9 July 2024

DIP Awards: Glasgow students sweep the board at product design awards

First place winner Isabel Payne created a self-powered cleaning device for feminine products

IOM3 is one of the supporters of DIP - one of the longest running plastics design competition of its kind for university undergraduates in Europe. 

This year’s contestants were asked to design an off-grid product for independent living, aimed at either leisure or household markets, and to be made primarily of plastics.

The panel of industry judges admitted to being blown away by the quality of the designs produced by this year’s finalists in what had been a very challenging brief.

First prize went to Isabel Payne, a Product Design Engineering student, from Glasgow School of Art, who created SafiCase – a device for cleaning and steam sterilising re-usable menstrual cups, using minimal water. The case is entirely self-powered, using a solar battery for the sterilising circuit, and is targeted at women who want something to use when they are nowhere near an electricity source, or any running water. It is collapsible so can be carried easily. 

Isabel used medical grade silicone for the collapsible casing; polypropylene for the circuit housing, water spout and lid, and HDPE for the solar battery base.

She wins £1,000, a placement with a DIP sponsor, a year’s membership to IOM3, and an invitation to the annual banquet of the Worshipful Company of Horners.

Chairman of judges, Richard Brown, said: 'This is a great solution to safely clean a menstrual cup without power, and to maintain hygiene. This product uniquely addresses the off-grid challenge, and meets a very clear social need, not just for the traveller but also, for example, displaced people living in refugee camps. It was very well researched and is a very worthy winner with a product idea which could be commercialised.'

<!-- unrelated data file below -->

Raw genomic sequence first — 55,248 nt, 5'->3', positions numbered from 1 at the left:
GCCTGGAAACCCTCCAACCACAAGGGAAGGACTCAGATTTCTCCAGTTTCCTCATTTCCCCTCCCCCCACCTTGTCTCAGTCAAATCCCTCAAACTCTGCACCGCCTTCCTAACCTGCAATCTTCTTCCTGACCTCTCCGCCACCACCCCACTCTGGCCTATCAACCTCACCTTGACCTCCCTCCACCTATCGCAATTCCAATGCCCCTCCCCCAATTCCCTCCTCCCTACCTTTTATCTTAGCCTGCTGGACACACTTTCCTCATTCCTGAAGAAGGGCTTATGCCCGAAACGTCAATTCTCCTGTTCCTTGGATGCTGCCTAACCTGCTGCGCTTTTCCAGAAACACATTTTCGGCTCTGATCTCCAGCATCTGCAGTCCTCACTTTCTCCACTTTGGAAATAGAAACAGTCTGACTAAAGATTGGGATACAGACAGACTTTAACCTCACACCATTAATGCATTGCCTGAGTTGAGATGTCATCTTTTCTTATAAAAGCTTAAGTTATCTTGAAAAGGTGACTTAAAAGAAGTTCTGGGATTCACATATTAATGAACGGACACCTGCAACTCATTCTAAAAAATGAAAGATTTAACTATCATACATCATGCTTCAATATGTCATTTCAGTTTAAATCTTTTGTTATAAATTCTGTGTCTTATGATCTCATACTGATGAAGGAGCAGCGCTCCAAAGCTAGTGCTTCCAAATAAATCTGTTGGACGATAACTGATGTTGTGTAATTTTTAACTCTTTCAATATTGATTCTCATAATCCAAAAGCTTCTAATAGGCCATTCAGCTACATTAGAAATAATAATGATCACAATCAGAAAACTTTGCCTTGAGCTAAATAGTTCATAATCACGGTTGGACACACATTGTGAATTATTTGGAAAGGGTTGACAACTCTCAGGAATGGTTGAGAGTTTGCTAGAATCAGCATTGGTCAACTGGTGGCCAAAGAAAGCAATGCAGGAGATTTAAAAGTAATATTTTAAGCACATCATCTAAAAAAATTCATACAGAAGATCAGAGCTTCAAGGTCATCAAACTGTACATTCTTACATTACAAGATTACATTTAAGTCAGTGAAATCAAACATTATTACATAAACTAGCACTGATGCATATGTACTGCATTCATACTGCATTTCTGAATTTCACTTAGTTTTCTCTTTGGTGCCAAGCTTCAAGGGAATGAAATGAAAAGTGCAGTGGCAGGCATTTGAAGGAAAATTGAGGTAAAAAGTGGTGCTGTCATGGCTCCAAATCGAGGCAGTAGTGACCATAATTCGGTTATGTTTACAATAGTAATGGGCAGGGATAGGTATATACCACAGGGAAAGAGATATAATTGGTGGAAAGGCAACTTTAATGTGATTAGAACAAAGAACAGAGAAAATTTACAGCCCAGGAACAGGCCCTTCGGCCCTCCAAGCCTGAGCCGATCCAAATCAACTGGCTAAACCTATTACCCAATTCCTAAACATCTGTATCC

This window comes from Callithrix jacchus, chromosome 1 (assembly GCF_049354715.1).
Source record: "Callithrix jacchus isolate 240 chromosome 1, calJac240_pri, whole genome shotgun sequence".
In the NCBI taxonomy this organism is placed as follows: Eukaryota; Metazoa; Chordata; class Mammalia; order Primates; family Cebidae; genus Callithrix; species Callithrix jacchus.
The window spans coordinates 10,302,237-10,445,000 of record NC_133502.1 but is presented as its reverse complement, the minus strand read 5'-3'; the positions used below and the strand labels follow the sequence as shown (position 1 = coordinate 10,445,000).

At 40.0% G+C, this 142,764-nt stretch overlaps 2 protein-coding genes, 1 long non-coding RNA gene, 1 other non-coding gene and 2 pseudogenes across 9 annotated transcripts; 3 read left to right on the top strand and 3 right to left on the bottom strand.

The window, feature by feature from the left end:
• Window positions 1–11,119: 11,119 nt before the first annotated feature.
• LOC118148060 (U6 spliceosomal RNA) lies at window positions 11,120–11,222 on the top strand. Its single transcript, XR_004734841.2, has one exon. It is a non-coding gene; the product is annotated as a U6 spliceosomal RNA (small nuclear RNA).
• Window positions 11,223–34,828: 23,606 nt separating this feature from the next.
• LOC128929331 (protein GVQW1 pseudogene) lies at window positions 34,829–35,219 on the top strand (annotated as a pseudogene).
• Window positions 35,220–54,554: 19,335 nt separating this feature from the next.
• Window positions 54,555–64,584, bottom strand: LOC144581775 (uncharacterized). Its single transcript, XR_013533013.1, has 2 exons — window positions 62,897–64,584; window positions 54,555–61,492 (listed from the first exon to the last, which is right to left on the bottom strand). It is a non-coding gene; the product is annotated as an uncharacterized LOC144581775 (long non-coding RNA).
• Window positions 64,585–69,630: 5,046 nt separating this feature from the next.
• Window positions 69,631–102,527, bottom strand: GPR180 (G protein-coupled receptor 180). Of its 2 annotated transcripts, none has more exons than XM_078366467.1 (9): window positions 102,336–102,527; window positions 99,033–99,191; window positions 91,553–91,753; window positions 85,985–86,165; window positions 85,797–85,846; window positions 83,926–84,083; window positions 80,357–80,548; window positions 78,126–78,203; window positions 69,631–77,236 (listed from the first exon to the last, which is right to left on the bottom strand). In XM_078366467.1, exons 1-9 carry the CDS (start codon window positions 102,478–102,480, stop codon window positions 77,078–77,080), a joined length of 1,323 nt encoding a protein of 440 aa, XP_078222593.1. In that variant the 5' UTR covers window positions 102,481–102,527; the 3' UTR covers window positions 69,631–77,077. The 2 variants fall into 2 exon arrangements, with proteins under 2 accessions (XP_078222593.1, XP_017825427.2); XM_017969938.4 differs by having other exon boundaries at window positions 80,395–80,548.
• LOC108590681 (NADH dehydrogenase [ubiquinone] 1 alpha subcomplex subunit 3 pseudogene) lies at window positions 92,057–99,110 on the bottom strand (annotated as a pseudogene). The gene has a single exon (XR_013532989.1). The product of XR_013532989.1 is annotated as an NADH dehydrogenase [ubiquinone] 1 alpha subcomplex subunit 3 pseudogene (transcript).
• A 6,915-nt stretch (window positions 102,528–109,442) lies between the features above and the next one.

Isabel said: 'It means such a lot to have a platform for dealing with the issue of period poverty, which is rarely spoken about, despite affecting so many people worldwide and around 40% of women in the UK. I hope this design helps bring awareness for reusable options, and helps other people decide to invest time in designing more solutions, as there is very little innovation in this area.'

The judges awarded second place to Jake Lee (Product Design Engineering) also of Glasgow School of Art, for his product ‘SkinTemp’, a cold-water temperature sensor that alerts users to dangerous drops in body temperature. Jake used Poly(methyl methacrylate) PMMA, for the central module of his product; fluorinated ethylene propylene (FEP) for the flexible thermo-electric generator pads housing, and liquid silicone rubber (LSR), for the watertight seal. He wins £750 and a placement with a DIP sponsor.

In third place was Glasgow School of Art’s Jem Mitchell, also a Product Design Engineering student, who produced ‘Sentree’, a solar powered sonic deterrent that protects trees from being overgrazed by animals such as deer. He used polypropylene for the casing and many internal parts; TPU for the elastic belt, and foil for the sensing interfaces. Jem wins £500 and a placement with a DIP sponsor.

Highly commended awards go to:

  • Gargi Agrawalla (Product Design and Technology), Loughborough University, with ‘Ear Boost+’, a compact healthcare case that dehumidifies cochlear implants and charges their batteries simultaneously, while being powered independently.
  • Brandon Hopkins (Product Design), London South Bank University, with ‘Saltbuoy’, a free-drifting oceanographic data buoy powered by salt-water batteries.  It collects real-time data for pollution, weather and climate research.
  • Joe Shade (Product Design), De Montfort University, with ‘Bijou Smart Hive’ – a smart beehive using solar power and sensors to monitor the conditions of the hive and the bees to keep them healthy and productive.

All three highly commended recipients receive a cash prize of £250.

Richard Brown added: 'All the finalists showed they have the skills to bring new, innovative and functional products to market.  Creativity and invention is alive in our future designers, demonstrated in the many entries we received overall.'

Find out more about DIP